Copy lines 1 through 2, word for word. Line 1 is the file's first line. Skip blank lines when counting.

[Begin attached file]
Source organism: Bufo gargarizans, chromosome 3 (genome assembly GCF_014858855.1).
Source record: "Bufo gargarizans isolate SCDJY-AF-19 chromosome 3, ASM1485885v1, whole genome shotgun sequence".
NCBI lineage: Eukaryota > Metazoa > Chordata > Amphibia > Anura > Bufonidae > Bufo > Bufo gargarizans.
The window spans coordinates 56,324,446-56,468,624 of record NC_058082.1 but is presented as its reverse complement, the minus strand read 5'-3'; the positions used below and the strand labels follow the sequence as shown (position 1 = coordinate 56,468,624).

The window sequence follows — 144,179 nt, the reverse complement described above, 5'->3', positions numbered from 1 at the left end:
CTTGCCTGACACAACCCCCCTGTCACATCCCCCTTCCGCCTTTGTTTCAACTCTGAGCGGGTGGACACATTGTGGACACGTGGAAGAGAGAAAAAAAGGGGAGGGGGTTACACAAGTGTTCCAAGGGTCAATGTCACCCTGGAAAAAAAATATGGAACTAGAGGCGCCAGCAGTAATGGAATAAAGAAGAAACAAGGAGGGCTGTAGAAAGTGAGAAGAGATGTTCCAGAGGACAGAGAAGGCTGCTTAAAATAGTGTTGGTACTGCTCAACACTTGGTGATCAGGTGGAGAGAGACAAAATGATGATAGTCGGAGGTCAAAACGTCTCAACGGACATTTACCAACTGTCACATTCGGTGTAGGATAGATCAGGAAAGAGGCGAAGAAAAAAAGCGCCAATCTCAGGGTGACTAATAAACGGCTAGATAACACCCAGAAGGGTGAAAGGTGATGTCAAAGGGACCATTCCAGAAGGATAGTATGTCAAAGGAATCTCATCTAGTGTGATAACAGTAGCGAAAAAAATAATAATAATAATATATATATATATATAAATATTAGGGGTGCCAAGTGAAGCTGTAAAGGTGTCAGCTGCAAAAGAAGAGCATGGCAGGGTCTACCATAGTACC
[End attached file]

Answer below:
Source organism: Bufo gargarizans, chromosome 3 (genome assembly GCF_014858855.1).
Source record: "Bufo gargarizans isolate SCDJY-AF-19 chromosome 3, ASM1485885v1, whole genome shotgun sequence".